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Tag Archives: not for profit

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‘Government called on to stop the war on charities’ , major Australian charities unite to oppose federal government moves to ‘silence Australians’today’s Pro Bono News cartoon.

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This week’s Pro Bono News cartoon. The ideas came from Karen Mahlab’s  (founder of  Pro Bono Australia) blog post ‘The social economy – working towards the common good’. As the intro to the post says: There is a noticeable shift from purely profit-driven capitalism towards integrated social citizenship, which is happening in Australia and around the world, writes Karen Mahlab in her latest blog.

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A recent post on the Pro Bono news website reports that the Abbott Government is accused of trying to silence Not for Profit organisations. “I’d like to know why the Abbott Government has, across the board, been cutting funding to advocacy work of the Not for Profit sector,” Founder and CEO of the Asylum Seeker Resource Centre (ASRC), Kon Karapangiotidis said.

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Today’s Pro Bono News cartoon. As the post ‘Disability Funding Backflip Fuels Calls for Certainty from NFP Sector’ reports- a number of  recently defunded disability advocacy groups, representing 200,000 people with disabilities, have been given ‘transition funding’ until the end of June. This short-term backflip is small change compared to the overall $1 billion cuts to community services.

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This is an illustration for one of the new Forest and Wildlife Discovery Trail signs, at the Free The Bears Tat Kuang Si Bear Rescue centre, near Luang Prabang, Laos. This sign will explain the role of umbrella species:

‘Just as umbrellas protect people underneath them from rain, umbrella species keep their Lao forest wildlife friends safe from extinction. Poach or kill umbrella species and the balance of the whole forest is upset, but keep them safe and everyone’s a winner!’

Here is a link to an earlier sign drawn up for the Free The Bears trail.

abuse reporting

Today’s Pro Bono news cartoon. Abuse of people with disability in institutionalised services was exposed in this week’s 4 Corners – ABC Television program, in particular sexual assault in homes run by Yooralla, one of Australia’s largest disability support organisations. A number of posts on the Pro Bono website give background and more detail of the situation (Independent inquiry call over Yooralla abuse, Yooralla CEO quits, Government rejects Disability Abuse Inquiry).

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For perhaps the first time, young people could be worse off than their parents. Read the post on the Pro Bono website here. This is my fortnightly NFP Kneebone cartoon for the website.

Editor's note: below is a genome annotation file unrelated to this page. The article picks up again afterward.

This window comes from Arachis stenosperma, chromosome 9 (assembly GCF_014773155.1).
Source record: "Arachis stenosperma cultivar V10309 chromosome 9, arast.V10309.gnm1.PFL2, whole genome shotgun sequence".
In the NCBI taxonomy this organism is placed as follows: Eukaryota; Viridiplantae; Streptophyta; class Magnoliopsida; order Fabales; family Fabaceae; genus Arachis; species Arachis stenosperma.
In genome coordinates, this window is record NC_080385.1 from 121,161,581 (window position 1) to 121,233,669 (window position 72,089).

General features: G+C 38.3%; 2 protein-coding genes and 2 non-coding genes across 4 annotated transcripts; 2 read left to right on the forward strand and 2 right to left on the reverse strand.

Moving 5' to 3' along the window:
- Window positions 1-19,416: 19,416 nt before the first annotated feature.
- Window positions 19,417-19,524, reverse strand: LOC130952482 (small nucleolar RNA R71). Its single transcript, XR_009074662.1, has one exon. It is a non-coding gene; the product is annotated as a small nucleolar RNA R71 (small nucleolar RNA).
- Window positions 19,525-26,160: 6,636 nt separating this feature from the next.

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If you are homeless, don’t hold your breath. Governments don’t, they keep talking, and promising and shelving – see this post on  the Not For Profits Pro Bono news website. Here is today’s fortnightly NFP Kneebone cartoon on the same website.

Today’s Pro Bono News  cartoon, inspired by the post Youth Payments Violate Human Rights: Report.

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Conference poster

Conference poster

The Local Government Managers Australia (SA Division) 2014 conference Active Citizenship – The Future of local Government had a facilitated ‘World Cafe’ as its final session. There were two tables for each of five key questions and participants ‘speed dated’ their way around the tables; the responses to the questions reported back to the conference at the end of the hour session. It is an intense brainstorming process and an effective way of collecting the feelings of the group, at the end of a conference, on the main issues.

Although I do cartoon/illustrate as a form of recording at conferences I don’t specialise in graphic recording – recording people’s responses on the spot, in real time, in a coherent graphic. There are a number of very skilled graphic recorders around. So for me, I needed to do some preparation for recording the responses at the end of the Active Citizenship ‘World Cafe’.

Knowing the five questions beforehand, I was able to get a graphic in mind for each. The facilitator suggested basing them on conference’s ‘people tree’ poster image – a great suggestion as it was a good image to borrow and play with. Once the session started I moved around, listening in on each table, to get a feel for what was being said. From this I saw that three of my graphic ideas seemed to fit, but I had to rethink the other two. In the times when participants were changing tables I drew up my images on butcher’s paper – leaving room to add in the actual responses. This paid off. Although it was a rush as the reporters read out their lists, I was able to get down most of the responses to each question, incorporating them into each graphic.Here are three of them…

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